In college, I eventually found my way and I found my voice. That voice evolved into my professional life and experiences. I began to speak up for what I believed in without fear and decided that I had something to say and did not care what others thought of me.

Throughout it all I have been strategic, relentless, and thrifty. When I decide I want something I figure out how I am going to get it. I had to be that way. No one was taking care of me through high school or college so I learned early on to depend on no one but myself. While I now have people I depend on in my life, there is still always a thread that floats in the back of my mind. Will they drop the ball and I will have to pick it up? Will they follow through with what they said they will do? Each stage of my life has evolved into who I am today. Strategic, sometimes introverted, sometimes extroverted, intuitive, blunt, thrifty, and relentless. I have to trust you, and when I do the rest is history.

Happy Birthday, Penelope

My sister is having a big birthday today. It is funny when you think back to when you were a kid, milestone birthdays really mattered. When you turned 16, 18, 21, 30, 40. They do matter, and maybe they always will, but sometimes life just happens and a birthday is just another day. Maybe I feel that way because growing up birthdays and holidays were often a non-event in my life. Real life shit was happening and was often way more important than getting one year older. Due to that fact, I do not put much stock in Valentine’s Day, Easter, Halloween and many other holidays. Often I think we wait for these Hallmark holidays and take those moments to spend time with our family, buy them gifts, or even to pay attention to them. Rather than wait for those dates on the calendar, why not make them important all the rest of the days of the year?

I digress. It is my sister’s birthday. I told you all that back story to say that while she might have too much happening in her life to worry about her birthday I want to share what she means to me.

We have been through a lot together. I will not go into detail, but we had to grow up early and fast, and that does something to a person. My sister spent her teens taking care of me and my mother, and holding my father up in life. She spent a good part of high school never sleeping through the night because my mother needed her (and I was too heavy a sleeper to know otherwise). In so many ways she was a mother before she left high school without ever giving birth. There were times during that period when we fought horribly with each other. Each trying to find our own place in a world where the adults in our life were dropping like flies. Both badly just wanting to be loved, to be held, and to know that somehow everything would turn out okay. That we would be okay. No one was there to tell us that, we only had each other.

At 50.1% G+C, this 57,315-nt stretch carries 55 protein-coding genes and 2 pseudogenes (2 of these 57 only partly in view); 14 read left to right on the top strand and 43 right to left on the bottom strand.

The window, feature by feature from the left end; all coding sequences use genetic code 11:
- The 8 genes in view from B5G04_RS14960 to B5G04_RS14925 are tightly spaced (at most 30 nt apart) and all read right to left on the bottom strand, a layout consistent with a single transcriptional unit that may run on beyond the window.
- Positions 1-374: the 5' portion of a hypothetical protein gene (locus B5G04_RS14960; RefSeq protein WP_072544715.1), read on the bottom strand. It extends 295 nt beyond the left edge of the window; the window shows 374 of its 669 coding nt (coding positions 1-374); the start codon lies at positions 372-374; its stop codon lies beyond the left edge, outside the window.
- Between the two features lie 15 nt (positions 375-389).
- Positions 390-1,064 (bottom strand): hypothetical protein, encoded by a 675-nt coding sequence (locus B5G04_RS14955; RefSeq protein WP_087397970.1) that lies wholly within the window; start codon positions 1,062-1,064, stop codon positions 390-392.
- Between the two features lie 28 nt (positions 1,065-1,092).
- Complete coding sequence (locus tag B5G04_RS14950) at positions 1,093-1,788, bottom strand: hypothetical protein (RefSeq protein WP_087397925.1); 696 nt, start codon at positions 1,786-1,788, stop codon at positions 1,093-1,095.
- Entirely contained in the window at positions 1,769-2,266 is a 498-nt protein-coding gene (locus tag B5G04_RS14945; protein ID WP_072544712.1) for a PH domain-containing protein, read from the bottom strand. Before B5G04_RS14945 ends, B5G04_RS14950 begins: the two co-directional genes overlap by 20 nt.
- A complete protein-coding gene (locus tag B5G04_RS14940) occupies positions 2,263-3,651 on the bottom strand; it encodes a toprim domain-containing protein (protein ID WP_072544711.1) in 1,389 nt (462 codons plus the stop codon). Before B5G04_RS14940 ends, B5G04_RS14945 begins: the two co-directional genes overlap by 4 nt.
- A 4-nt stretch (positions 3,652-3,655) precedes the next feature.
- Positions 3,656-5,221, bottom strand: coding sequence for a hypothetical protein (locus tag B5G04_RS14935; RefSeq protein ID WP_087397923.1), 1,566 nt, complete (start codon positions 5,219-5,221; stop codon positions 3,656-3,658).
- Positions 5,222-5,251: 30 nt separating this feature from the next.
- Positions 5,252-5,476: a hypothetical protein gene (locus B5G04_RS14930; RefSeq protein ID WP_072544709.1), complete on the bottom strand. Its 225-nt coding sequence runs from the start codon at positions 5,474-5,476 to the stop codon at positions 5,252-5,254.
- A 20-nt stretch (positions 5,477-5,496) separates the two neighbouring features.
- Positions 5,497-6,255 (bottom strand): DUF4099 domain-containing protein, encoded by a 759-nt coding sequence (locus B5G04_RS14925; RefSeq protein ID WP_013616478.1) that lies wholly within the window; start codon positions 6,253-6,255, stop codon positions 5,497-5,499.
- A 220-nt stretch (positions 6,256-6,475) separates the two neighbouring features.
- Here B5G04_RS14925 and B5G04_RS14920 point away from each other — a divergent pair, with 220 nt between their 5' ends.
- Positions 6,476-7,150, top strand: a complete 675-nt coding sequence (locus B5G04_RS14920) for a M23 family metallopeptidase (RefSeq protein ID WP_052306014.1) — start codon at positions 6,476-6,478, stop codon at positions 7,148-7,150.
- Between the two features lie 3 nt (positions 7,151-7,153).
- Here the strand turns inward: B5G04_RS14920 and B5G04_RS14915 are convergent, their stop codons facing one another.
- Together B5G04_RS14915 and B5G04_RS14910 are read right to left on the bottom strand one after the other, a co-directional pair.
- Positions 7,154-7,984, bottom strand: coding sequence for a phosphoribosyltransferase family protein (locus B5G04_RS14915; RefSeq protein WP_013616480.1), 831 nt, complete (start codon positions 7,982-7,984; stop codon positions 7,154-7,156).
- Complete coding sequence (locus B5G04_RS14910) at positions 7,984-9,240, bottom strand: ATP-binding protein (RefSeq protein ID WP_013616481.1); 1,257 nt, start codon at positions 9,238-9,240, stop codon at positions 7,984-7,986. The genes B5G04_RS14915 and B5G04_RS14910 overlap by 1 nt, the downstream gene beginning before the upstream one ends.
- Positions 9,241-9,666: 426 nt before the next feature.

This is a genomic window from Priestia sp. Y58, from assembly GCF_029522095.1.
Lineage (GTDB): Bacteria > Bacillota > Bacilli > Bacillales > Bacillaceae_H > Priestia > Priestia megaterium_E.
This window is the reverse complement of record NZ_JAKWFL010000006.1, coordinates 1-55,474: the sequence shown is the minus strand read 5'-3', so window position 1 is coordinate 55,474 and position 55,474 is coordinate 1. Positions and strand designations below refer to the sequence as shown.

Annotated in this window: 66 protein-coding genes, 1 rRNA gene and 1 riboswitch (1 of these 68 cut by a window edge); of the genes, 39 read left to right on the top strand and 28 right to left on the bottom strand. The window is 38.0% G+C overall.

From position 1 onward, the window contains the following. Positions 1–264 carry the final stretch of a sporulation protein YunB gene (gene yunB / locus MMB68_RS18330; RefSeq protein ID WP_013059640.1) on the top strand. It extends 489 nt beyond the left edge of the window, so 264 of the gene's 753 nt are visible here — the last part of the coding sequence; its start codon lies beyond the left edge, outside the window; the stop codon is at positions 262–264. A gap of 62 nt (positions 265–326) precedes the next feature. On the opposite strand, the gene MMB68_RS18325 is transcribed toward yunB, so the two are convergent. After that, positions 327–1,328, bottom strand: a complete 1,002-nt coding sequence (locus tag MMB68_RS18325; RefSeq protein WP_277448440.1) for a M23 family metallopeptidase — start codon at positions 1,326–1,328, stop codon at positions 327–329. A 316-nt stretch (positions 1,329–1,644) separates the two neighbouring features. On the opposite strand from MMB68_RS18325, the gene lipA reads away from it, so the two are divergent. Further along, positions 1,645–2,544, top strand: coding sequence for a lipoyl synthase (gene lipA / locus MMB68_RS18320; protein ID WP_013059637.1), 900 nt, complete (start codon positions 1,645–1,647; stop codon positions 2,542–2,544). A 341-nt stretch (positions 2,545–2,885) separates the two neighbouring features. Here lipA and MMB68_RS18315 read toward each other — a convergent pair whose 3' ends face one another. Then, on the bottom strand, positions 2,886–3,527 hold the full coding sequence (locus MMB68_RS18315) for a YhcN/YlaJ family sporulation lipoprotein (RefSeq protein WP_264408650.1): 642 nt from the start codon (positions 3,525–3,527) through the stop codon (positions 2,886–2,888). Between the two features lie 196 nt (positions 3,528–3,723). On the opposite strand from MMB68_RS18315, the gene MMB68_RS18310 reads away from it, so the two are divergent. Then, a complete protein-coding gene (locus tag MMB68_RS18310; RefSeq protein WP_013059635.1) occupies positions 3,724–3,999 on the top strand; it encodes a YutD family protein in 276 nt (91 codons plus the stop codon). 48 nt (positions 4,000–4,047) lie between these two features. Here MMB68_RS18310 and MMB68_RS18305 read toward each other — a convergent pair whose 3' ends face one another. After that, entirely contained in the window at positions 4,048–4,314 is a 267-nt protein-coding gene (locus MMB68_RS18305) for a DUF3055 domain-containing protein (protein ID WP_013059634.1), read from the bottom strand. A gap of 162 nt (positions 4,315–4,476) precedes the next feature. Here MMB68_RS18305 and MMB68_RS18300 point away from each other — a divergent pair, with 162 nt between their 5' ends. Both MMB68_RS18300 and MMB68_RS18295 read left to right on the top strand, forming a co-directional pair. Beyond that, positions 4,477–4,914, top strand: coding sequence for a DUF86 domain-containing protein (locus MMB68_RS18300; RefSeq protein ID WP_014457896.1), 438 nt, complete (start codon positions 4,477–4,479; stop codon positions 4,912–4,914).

As each adult we took care of passed away and our own adult lives began to take shape, I watched my sister become a child again (in a good way). She adventured down many different life courses learning and charting her way. Sometimes creative, others financial, and others to find the stability we did not have for many years. She continues down that path, always curious for a new and engaging endeavor, never willing to stay in something that did not nourish her soul. In addition to all her travels and professional explorations, she has explored writing personally and professionally, taught herself how to cook (we did not learn from our mother, and I still have not learned), and now she has paved the way into motherhood.

I have loved watching her this past year as a new mother. I see that she wants 100 times more for Charlie than she ever had (and I want that for Charlie too). While she is a quiet, gentle mother she is also a rock for her. In some ways I see my mom’s quiet strength come through, always wanting to teach us and understand the context behind something. I know that she will always encourage Charlie to try new adventures, be okay with her being as Punky Brewster as she wants, while also being sure she knows she is loved. As our lives have ebbed and flowed from childhood through college to adulthood, Charlie has helped to bring my sister and I even closer and make our sisterhood even stronger. Wanting to protect a little one makes love fierce and strong, and reminds you of all you already have in life.

Happy Birthday, Penelope.  You are loved, everything will be okay, and I am always here.